A few weeks ago, in a move that likely won’t win me Auntie of the Year award, I sent my nephew an Amazon gift card for his birthday. Since, again, I was not winning any competitions, I had the gift card delivered electronically to his email because, whoops, it was the day after his birthday and I needed to get his gift to him as fast as possible.
Then a week later, I asked Gabrielle if she had heard from her teacher about a recommendation for the Governor’s Scholar Program when she told me she’d have to check her email. It had been approximately five to 10 to possibly 20 days since she last had.
It was then I realized that my 15-year-old nephew Reece might also check his email infrequently, so I asked him if he’d received the gift card. Low and behold, he didn’t know what I meant and so, low and behold, he’d been under the impression that either Auntie Tara had either forgotten his birthday or gifts were no longer forthcoming from this household.
It was then I realized that this generation has little to no interest in email.
Oh but what a shame.
Because remember when email first became available? Oh me, oh my, what an exciting time. For a shy person like me, the Internet was a whole new world — one in which I could suddenly communicate succinctly and even with a bit of spice and pizzazz. There was no awkward conversation. There was no bad breath or pimples. I could sit at my desk, in my Tweetie pajamas, and be a total extrovert: hilarious, insightful, the life of the chatline (oh boy, am I dating myself).
It didn’t take long before I had an online boyfriend, and receiving an email was much like receiving a love letter. My online boyfriend and I spent hours crafting missives to each other, filled with so many adjectives they’d make anyone else nauseous. There was no end to how I was in love with language back then. Words like cantaloupe. And pearl. And milk. And glossy. They were all so very beautiful to me.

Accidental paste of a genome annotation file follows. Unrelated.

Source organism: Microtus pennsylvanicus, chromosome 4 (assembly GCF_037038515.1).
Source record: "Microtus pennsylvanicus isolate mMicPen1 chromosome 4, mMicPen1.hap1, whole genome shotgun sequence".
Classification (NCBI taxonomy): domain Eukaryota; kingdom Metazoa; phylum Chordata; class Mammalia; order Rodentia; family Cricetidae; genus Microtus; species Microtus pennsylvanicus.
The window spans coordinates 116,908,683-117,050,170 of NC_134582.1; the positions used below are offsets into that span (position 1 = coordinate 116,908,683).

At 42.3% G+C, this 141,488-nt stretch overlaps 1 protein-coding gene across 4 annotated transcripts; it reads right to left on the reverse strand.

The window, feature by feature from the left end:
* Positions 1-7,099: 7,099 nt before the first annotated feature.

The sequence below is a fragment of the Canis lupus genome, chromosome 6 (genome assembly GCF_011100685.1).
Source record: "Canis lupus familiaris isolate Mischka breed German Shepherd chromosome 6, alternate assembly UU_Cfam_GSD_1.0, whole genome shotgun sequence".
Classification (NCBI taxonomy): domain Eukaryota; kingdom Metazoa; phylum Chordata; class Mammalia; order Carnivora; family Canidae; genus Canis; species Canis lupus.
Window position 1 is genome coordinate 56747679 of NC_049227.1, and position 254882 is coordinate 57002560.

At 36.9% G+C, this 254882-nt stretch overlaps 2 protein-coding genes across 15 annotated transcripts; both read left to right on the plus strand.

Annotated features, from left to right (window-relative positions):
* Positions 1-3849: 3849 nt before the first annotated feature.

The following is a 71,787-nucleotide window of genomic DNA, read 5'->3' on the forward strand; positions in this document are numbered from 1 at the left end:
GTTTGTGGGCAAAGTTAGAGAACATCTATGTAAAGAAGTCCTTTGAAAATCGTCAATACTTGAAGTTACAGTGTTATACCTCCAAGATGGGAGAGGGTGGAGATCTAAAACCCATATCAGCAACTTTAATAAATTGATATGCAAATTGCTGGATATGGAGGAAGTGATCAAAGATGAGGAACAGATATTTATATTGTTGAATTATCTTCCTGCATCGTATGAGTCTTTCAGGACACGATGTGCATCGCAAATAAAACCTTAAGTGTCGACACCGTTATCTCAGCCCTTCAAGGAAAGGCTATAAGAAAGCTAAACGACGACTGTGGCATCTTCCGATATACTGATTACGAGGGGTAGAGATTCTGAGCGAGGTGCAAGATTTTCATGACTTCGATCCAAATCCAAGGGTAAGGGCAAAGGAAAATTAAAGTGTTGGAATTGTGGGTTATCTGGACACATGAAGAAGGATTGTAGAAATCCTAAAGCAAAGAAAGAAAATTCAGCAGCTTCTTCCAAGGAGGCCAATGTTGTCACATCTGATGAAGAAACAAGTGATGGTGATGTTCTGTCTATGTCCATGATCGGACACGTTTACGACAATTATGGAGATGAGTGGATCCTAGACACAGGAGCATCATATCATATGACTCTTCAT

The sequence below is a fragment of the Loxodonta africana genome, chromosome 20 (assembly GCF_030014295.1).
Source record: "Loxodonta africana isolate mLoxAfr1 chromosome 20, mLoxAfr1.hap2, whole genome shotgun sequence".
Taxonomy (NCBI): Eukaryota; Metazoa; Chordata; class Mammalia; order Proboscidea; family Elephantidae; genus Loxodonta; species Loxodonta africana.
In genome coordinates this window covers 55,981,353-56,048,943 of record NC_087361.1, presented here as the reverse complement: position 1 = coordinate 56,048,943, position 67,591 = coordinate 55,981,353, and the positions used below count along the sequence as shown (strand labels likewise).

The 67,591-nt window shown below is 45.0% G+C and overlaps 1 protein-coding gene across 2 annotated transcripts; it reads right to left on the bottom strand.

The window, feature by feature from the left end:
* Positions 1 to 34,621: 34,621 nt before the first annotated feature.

It was also a time of my life filled with self-discovery. What I wrote to him and what he wrote to me wasn’t as much about communication with each other, as it was a diary to ourselves, a log of our days, realizations we made during them that otherwise would have gone unmarked.
In those days, a yellow exclamation mark would appear at the bottom right of my computer screen when a new email had been received. Did any of you guys have that too? I was like Pavlov’s dog with that exclamation mark, immediately awash in excitement when it showed up. Because emails were like little gifts constantly arriving from Hotmail and Yahoo and AOL and delphi.com. Not just from the online boyfriend (who ended up being a dud), but from everyone: friends, parents, relatives. It was such a nice, non-intrusive way to communicate. You could answer when you wanted. You could be as chatty as you felt like. You checked it, it didn’t tap you on the shoulder and tell you to check it. And when you pressed send, you knew the recipient was likewise receiving a little gift, a little buoyancy in their day.
Most remarkably, you suddenly didn’t have to wait to get home to check your mail. I remember going to the university computer room. The computer screens were in green and black. The cursor was a blinking square. There were no mice. You had to log in to your university account in order to access your messages. You used arrow keys to navigate. The room was completely quiet except for the clicking of keys. People were hunched over, still wearing their backpacks. There were some people who seemed to spend their whole day in that room. You didn’t want to be one of them, but you really liked email.
Now, email accounts mostly just contain the bills and fliers of your daily mail — rarely a lovely thank-you note anymore. I don’t blame teenagers for not turning to it first and I realize it’s a little strange that I have such affection for an older form of technology — makes as much sense as having a soft spot for an old TV or telephone. Still, it had its place and time for social interaction and, for me, it was special and sweet.